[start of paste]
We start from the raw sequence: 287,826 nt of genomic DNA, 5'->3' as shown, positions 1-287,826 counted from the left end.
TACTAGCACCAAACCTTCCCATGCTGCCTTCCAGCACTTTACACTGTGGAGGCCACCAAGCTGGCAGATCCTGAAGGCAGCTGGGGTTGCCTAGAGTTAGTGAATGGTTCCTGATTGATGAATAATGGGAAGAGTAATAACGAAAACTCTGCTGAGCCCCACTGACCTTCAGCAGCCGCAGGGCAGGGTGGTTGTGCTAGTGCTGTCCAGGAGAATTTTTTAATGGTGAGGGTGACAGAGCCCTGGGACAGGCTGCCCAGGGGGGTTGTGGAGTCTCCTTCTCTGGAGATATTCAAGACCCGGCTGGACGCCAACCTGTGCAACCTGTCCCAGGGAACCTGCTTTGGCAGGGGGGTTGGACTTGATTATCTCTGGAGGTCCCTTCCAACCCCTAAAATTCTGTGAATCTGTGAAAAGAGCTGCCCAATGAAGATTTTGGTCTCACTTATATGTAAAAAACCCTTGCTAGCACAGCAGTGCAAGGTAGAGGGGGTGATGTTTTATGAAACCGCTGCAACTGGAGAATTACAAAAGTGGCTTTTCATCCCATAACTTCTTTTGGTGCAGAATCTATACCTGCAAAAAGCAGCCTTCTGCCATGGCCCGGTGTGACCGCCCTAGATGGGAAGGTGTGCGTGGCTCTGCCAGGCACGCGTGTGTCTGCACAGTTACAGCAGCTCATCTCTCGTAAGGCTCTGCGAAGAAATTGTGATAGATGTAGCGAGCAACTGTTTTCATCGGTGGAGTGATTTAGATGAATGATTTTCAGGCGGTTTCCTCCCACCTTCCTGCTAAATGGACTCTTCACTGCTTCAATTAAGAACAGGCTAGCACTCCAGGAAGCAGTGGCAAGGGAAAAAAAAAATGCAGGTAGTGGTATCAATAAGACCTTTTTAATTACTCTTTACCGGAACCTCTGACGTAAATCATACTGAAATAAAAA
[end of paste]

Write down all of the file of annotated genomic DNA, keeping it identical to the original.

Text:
We start from the raw sequence: 287,826 nt of genomic DNA, 5'->3' as shown, positions 1-287,826 counted from the left end.
TACTAGCACCAAACCTTCCCATGCTGCCTTCCAGCACTTTACACTGTGGAGGCCACCAAGCTGGCAGATCCTGAAGGCAGCTGGGGTTGCCTAGAGTTAGTGAATGGTTCCTGATTGATGAATAATGGGAAGAGTAATAACGAAAACTCTGCTGAGCCCCACTGACCTTCAGCAGCCGCAGGGCAGGGTGGTTGTGCTAGTGCTGTCCAGGAGAATTTTTTAATGGTGAGGGTGACAGAGCCCTGGGACAGGCTGCCCAGGGGGGTTGTGGAGTCTCCTTCTCTGGAGATATTCAAGACCCGGCTGGACGCCAACCTGTGCAACCTGTCCCAGGGAACCTGCTTTGGCAGGGGGGTTGGACTTGATTATCTCTGGAGGTCCCTTCCAACCCCTAAAATTCTGTGAATCTGTGAAAAGAGCTGCCCAATGAAGATTTTGGTCTCACTTATATGTAAAAAACCCTTGCTAGCACAGCAGTGCAAGGTAGAGGGGGTGATGTTTTATGAAACCGCTGCAACTGGAGAATTACAAAAGTGGCTTTTCATCCCATAACTTCTTTTGGTGCAGAATCTATACCTGCAAAAAGCAGCCTTCTGCCATGGCCCGGTGTGACCGCCCTAGATGGGAAGGTGTGCGTGGCTCTGCCAGGCACGCGTGTGTCTGCACAGTTACAGCAGCTCATCTCTCGTAAGGCTCTGCGAAGAAATTGTGATAGATGTAGCGAGCAACTGTTTTCATCGGTGGAGTGATTTAGATGAATGATTTTCAGGCGGTTTCCTCCCACCTTCCTGCTAAATGGACTCTTCACTGCTTCAATTAAGAACAGGCTAGCACTCCAGGAAGCAGTGGCAAGGGAAAAAAAAAATGCAGGTAGTGGTATCAATAAGACCTTTTTAATTACTCTTTACCGGAACCTCTGACGTAAATCATACTGAAATAAAAA